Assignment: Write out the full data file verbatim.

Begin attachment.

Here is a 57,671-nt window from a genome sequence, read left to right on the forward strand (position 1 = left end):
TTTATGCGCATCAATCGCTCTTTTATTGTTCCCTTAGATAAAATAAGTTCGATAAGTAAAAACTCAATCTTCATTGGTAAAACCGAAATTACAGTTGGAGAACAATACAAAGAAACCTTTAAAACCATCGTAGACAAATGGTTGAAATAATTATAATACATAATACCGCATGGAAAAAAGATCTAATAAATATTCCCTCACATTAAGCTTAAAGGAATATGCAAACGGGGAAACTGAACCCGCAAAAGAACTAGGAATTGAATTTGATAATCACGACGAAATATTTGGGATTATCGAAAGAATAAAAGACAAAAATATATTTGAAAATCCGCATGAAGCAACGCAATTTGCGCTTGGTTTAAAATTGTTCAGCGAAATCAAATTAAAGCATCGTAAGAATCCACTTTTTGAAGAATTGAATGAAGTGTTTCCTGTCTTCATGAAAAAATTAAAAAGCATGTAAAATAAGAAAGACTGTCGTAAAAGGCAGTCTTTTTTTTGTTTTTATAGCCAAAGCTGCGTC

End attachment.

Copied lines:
Here is a 57,671-nt window from a genome sequence, read left to right on the forward strand (position 1 = left end):
TTTATGCGCATCAATCGCTCTTTTATTGTTCCCTTAGATAAAATAAGTTCGATAAGTAAAAACTCAATCTTCATTGGTAAAACCGAAATTACAGTTGGAGAACAATACAAAGAAACCTTTAAAACCATCGTAGACAAATGGTTGAAATAATTATAATACATAATACCGCATGGAAAAAAGATCTAATAAATATTCCCTCACATTAAGCTTAAAGGAATATGCAAACGGGGAAACTGAACCCGCAAAAGAACTAGGAATTGAATTTGATAATCACGACGAAATATTTGGGATTATCGAAAGAATAAAAGACAAAAATATATTTGAAAATCCGCATGAAGCAACGCAATTTGCGCTTGGTTTAAAATTGTTCAGCGAAATCAAATTAAAGCATCGTAAGAATCCACTTTTTGAAGAATTGAATGAAGTGTTTCCTGTCTTCATGAAAAAATTAAAAAGCATGTAAAATAAGAAAGACTGTCGTAAAAGGCAGTCTTTTTTTTGTTTTTATAGCCAAAGCTGCGTC